Is India better prepared in 2022 for a third COVID-19 wave?

Last Year Situation On COVID-19

India was caught unprepared in May 2021 when the country started recording over 4.5 lakhs cases a day. The second wave of COVID-19 stretched capacity of the healthcare system to its limits with perilous shortages of hospital beds, oxygen concentrators, life-saving drugs and medical supplies. While urban India strived to counter the onslaught of the pandemic, the already inadequate healthcare system in rural India stood simply incapable to handle the swelling number of COVID-19 patients.

RTPC COVID-19 testFor management of COVID-19 patients, isolation facilities are needed. As a matter of fact, the government has increased isolation beds. Pan-India, the isolation bed capacity and ICU bed capacity — which was 10,180 and 2,168 before the first lockdown as on March 23 2020 — was enhanced and is currently at 18,03,266 isolation beds and 1,24,598 ICU beds as on August 3 2021). As lack of oxygen claimed several lives, India has attempted to significantly step-up oxygen availability across states.

Despite efforts in last many years and nominal hikes in the expenditure on budget, India’s health statistics remains deplorable. According to the government data, India has 1.4 beds per 1,000 people, 1 doctor per 1,445 people, and 1.7 nurses per 1,000 people.

Omicron Variant

Soon after, the government came under strict scrutiny for the inadequate healthcare infrastructure. It started ramping up its medical oxygen availability. Now, when Omicron is apparently pushing India into a third wave of the pandemic, as on December 23, the government has installed 3,236 pressure swing adsorption (PSA) plants in the country from various sources with a total commissioned oxygen capacity of 3783 MT. Moreover, 114,000 oxygen concentrators are being provided to states under PM CARES and COVID-19 Emergency Response & Health System Preparedness Package-II, or ECRP-II. ECRP-II funds have been sanctioned to the states for installation of oxygen storage tanks and pipeline systems in 1374 hospitals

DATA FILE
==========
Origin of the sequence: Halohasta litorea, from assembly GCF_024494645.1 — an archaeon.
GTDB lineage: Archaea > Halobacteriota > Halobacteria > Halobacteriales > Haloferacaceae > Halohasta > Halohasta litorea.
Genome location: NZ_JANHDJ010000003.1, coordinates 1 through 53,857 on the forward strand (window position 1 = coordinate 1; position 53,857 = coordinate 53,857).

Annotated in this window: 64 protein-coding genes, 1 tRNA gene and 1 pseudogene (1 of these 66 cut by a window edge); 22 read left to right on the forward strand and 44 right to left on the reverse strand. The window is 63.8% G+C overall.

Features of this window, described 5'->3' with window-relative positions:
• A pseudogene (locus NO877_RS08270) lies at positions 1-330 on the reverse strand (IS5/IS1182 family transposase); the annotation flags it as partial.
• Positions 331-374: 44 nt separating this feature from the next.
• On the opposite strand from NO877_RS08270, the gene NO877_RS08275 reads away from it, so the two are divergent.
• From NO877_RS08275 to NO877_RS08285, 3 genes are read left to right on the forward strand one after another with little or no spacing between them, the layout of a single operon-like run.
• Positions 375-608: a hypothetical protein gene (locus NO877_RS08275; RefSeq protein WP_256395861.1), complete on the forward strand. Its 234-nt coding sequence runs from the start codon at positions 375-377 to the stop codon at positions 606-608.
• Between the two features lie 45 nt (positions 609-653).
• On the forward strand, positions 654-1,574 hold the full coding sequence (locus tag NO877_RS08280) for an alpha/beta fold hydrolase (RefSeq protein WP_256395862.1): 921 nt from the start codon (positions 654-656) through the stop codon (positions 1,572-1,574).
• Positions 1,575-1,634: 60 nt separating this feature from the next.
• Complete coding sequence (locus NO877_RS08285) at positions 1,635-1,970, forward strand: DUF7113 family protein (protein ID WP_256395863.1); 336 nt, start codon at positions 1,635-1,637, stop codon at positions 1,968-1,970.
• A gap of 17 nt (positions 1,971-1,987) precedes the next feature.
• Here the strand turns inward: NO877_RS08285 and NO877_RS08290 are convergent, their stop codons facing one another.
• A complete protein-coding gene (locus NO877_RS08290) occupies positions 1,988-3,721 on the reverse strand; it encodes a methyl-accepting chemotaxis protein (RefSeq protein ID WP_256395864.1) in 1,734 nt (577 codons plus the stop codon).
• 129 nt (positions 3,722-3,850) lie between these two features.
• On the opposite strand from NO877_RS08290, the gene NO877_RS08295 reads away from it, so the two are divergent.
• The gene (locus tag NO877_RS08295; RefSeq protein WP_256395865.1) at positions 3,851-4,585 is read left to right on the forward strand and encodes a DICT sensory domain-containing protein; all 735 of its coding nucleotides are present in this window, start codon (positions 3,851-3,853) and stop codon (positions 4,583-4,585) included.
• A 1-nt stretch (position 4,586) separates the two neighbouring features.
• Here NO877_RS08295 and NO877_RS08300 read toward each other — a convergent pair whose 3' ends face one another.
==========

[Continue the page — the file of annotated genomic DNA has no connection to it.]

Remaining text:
Benefit due to vaccination


Public health experts still believe that the preparedness of India is better this time with vaccinations,healthcare infrastructure being strengthened.

“Levels of preparedness in India are much higher this time. Unlike Delta, Omicron variant has been identified and flagged quickly thanks to improved genetic surveillance. Preliminary studies suggest lower infection severity of Omicron variant, possibly resulting in lower hospitalisation rates. Early response in the form of restrictions could keep the surge at manageable levels.

“Installation of oxygen plants at hospitals will offset demand-supply mismatch and can make hospitals self-sustaining. There is also a widespread coverage of vaccines with more than 90 per cent partially vaccinated. And over 60 per cent fully vaccinated eligible population in India. Vaccination has also started for 15-18 age group on January 3, 2022,” he added.

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